If you were to name the single most visible change which the Renaissance brought to painting in Italy, for most it would be the introduction of geometrically correct linear perspective projection. In many paintings, the accuracy of their perspective demonstrates whether they were painted before 1425 or after. To most modern eyes, ‘errors’ in perspective projection appear glaring, and fine paintings made before 1425 seem ‘primitive’ because of their multiple vanishing points.
This change in perspective reflected a major underlying change in the intention of visual art: prior to the Renaissance, many paintings weren’t intended to be physically accurate two-dimensional representations of a three-dimensional reality, but arrangements of flat symbols, closer to writing than to realist painting. It was only when and where artists strived for realism that accurate perspective projection became so important.
Although the Romans loved the trompe l’oeil, no surviving work of visual art from Roman times comes close to demonstrating an understanding of modern perspective projection. We cannot know whether those who saw this fresco in the Villa of P. Fannius Synistor, in Boscoreale, Italy, would have recognised the incoherence of its perspective projection, though.
Before 265 BCE, Euclid established the geometrical and optical principles necessary to perform modern perspective projection, but amazingly neither he nor successors such as Hero or Ptolemy quite reached it. It also eluded the polymath Roger Bacon in the thirteenth century.
Painted just a century before the discovery of modern perspective projection, works like Duccio’s Healing of the Man Born Blind appear odd to modern eyes. Aside from its multiplex narrative, in which the blind man is shown standing next to himself, Duccio’s inability to project the lines of the buildings to coherent vanishing points now appears ‘primitive’ or amateur. At the time, just as in Roman urban views, it must have seemed more ‘natural’, though.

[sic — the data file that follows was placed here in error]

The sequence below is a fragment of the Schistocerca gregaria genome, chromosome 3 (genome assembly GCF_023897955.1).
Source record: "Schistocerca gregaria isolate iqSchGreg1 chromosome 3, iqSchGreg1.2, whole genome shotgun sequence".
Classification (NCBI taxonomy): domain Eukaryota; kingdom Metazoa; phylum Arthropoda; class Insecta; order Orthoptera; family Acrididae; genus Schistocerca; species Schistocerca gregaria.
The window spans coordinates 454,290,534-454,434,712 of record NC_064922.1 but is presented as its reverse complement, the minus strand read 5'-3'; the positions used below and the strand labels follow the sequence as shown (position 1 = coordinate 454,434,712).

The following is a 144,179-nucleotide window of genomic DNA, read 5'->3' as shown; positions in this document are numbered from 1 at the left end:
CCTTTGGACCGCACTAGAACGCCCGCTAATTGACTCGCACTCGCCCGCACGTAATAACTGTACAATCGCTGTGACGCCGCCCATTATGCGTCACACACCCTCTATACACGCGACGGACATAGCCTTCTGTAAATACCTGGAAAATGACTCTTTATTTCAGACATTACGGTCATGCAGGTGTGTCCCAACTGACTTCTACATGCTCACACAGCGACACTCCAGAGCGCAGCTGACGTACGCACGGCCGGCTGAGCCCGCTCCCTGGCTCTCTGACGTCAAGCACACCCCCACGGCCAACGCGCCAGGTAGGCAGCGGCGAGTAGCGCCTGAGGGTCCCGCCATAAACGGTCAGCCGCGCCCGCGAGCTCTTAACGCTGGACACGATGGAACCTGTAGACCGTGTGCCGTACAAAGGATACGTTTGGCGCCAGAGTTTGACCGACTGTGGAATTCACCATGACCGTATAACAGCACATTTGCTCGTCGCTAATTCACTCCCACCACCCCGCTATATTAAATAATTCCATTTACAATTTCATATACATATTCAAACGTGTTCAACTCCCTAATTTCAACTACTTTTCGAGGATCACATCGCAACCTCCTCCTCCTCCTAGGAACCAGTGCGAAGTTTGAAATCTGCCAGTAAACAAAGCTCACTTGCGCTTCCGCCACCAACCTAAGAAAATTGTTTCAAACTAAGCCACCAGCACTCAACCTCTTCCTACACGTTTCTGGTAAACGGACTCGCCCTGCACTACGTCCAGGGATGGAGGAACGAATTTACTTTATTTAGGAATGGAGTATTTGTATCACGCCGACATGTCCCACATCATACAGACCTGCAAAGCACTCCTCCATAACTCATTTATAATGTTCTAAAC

Of all the pre-Renaissance painters, it must have been Ambrogio Lorenzetti who came closest to realising the coherence of vanishing points which is key to unifying a projection from three to two dimensions. His fresco of the Effects of Good Government in the City (1338-39) in Siena comes closer than many.
Slightly later, his Presentation in the Temple (1342) comes even closer, and some have claimed that it was he who first achieved modern projection. His use of a geometric pattern in the floor may give the impression that it has been projected correctly, but this was a not uncommon ploy among those striving for realist effect. In fact, as I’ve shown below, his vanishing points remained multiple and incoherent.
Using one or two coherent vanishing points wasn’t the only possible solution either. Artists in eastern Asia had already discovered a solution which worked well for them.
The development of sophisticated and highly-detailed visual art in Asia arrived at what’s now known as the oblique projection. Whereas Roman and subsequent European visual art effectively had multiple and incoherent vanishing points, Asian art usually lacked any vanishing point, but aligned recession in parallel. An important factor here is the use of long scrolls, which even now make fully coherent perspective projection unsuitable.
Oblique projections still work well along the length of a scroll, as in any sectional view they are close to a modern coherent projection.
The discovery of linear perspective projection is attributed to the Florentine architect Filippo Brunelleschi (1377-1446) in about 1420, although it may have been as early as 1414. Antonio Manetti, his biographer, wrote an account in which Brunelleschi constructed two paintings of churches in Florence according to geometrical optical principles, and made an arrangement using a small hole and a mirror so that a viewer could compare the 2D painted view with the observed view at the correct locations. Those who tried this out were apparently amazed at the similarities between the 2D and observed views.